Vail students part of nationwide solar eclipse project

TUCSON (KGUN9-TV) On a cloudy afternoon at Cienega High School, the Cienega Astronomy Club was busy setting up a telescope. 

The students were going through the motions for the real thing, something that hasn't happened in the United States in 99 years.

"On a normal day when it's not cloudy, we check the drift," said junior Bentley Bee. "And that's been our biggest struggle we've been working on overcoming is the drift of the camera, getting the motor and everything set up to follow the sun."

Bee is one of 10 Cienega students who will travel to Nebraska for the total solar eclipse as part of the Citizen CATE Experiment by the National Solar Observatory. The students will be in charge of one of 68 telescopes across the country.

Each one of the telescopes will track and record the sun and what's happening right at the surface during the eclipse. If all goes well, Jack Erickson's students will help produce a 90-minute video of the eclipse as it crosses the U.S. Erickson says it will be the first video of it's kind.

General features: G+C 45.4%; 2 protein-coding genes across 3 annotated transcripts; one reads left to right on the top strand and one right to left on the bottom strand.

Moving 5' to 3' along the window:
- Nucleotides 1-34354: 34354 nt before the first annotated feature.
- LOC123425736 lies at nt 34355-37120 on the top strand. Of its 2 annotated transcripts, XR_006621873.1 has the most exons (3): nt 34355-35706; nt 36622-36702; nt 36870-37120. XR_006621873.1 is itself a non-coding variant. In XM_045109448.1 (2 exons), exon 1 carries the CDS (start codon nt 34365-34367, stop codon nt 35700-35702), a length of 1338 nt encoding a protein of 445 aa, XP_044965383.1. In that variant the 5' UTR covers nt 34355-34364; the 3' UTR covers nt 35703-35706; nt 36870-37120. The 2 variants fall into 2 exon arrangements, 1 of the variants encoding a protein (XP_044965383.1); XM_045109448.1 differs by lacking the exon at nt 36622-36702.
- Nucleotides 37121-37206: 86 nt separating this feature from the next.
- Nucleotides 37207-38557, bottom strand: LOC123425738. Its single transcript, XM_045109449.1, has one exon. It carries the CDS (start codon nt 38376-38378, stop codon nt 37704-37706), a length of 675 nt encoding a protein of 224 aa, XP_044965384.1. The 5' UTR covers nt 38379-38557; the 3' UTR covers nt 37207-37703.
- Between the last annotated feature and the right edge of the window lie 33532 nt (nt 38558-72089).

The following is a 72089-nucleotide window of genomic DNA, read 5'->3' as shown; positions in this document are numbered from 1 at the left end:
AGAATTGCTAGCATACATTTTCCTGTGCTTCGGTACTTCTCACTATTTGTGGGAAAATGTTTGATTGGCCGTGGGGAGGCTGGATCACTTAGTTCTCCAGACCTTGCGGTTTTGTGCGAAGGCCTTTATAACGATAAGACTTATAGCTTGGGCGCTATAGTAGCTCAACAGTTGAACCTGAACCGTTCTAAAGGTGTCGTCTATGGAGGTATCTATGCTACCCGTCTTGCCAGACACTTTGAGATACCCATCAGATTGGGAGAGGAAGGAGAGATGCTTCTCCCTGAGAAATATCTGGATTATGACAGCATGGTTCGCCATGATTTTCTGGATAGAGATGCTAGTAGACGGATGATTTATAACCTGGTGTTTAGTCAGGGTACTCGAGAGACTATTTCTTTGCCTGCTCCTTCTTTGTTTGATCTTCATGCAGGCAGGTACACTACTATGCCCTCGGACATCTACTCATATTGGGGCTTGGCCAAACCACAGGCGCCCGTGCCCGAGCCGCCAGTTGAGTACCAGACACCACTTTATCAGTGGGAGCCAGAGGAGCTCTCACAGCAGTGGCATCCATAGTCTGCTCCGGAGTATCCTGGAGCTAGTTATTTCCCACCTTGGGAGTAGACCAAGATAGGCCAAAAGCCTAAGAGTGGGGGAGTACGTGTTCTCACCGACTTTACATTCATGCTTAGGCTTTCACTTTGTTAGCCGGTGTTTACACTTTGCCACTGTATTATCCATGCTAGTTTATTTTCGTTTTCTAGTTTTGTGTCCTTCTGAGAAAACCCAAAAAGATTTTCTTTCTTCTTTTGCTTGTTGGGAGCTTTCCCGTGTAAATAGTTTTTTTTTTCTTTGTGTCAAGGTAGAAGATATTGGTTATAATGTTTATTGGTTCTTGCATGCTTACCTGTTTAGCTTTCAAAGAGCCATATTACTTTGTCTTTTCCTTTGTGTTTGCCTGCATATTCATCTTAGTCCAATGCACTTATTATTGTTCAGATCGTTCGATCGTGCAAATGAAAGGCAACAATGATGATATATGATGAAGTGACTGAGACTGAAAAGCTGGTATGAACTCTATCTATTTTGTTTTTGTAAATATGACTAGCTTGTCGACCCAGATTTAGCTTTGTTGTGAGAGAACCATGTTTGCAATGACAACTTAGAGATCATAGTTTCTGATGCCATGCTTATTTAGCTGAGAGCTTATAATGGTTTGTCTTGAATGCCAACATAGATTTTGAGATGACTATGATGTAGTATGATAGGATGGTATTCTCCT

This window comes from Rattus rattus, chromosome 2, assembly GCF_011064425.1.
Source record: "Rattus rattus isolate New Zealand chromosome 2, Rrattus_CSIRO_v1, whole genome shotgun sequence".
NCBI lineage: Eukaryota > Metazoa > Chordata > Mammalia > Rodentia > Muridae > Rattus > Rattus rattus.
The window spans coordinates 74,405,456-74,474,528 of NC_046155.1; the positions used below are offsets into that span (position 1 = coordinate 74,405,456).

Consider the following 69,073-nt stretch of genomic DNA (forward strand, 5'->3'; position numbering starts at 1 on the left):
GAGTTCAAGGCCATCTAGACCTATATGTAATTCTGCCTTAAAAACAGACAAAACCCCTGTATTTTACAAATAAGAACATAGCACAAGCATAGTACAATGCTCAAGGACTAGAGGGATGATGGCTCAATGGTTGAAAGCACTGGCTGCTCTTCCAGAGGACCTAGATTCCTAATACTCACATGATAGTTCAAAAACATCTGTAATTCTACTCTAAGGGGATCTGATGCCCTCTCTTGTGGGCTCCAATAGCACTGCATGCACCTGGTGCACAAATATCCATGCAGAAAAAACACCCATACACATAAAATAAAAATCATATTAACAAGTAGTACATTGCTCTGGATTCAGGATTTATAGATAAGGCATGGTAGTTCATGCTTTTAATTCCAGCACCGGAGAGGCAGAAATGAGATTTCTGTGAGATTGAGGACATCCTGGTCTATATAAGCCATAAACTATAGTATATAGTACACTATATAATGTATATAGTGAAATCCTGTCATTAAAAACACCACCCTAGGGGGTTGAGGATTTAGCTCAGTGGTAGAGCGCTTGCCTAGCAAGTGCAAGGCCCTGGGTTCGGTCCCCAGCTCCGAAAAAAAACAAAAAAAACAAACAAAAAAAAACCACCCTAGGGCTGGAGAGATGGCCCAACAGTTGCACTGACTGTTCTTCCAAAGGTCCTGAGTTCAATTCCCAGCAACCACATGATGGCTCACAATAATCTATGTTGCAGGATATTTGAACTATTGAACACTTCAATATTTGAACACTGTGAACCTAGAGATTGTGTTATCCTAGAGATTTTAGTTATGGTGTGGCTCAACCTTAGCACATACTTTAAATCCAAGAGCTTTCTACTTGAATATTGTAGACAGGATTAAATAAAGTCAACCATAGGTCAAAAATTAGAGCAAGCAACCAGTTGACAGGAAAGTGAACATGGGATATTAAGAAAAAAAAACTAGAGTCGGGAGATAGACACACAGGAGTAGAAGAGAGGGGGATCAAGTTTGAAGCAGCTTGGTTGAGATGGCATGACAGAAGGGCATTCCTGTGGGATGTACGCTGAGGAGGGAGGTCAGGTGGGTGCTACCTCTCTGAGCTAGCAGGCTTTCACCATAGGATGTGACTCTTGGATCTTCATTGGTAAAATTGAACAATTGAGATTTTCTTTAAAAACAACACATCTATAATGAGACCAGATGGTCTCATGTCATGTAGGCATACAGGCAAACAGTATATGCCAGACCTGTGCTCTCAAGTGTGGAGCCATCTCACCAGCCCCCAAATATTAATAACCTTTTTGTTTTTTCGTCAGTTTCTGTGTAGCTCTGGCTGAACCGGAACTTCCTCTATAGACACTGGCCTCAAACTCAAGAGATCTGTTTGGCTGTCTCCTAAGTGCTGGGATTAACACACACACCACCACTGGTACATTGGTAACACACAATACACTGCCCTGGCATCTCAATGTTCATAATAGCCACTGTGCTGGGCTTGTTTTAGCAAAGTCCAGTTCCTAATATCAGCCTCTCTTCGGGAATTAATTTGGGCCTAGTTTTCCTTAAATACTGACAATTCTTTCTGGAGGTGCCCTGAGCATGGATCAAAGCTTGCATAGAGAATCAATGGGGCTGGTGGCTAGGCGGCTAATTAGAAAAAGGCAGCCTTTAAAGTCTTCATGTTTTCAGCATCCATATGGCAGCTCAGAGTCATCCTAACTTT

Erickson teaches honors freshman physics and astronomy at Cienega. He's also the supervisor for the Astronomy Club and will be traveling with the students to Nebraska.

"Being a science teacher it's awesome to find experiences like this to share with students," Erickson said. "So all ten of the students will be named in a peer-reviewed paper in a science journal which is a big step for scientists."

The telescope equipment can be finicky, which is why the group has recently been meeting every few days. Setting up the telescope is very much a team effort, but each student has a specialty. On this particular Thursday junior Brynn Brettell is logging GPS data. 

"It's really important that they know where we are so he can stitch together the data more accurately in line with the sites," Brettell said.

After months of preparation, in a word Bee says he's "excited."

"I really feel honored to be part of it," Bee said. "It's also super exciting."

Erickson says the trip was made possible by tax credits given to the Vail School District.

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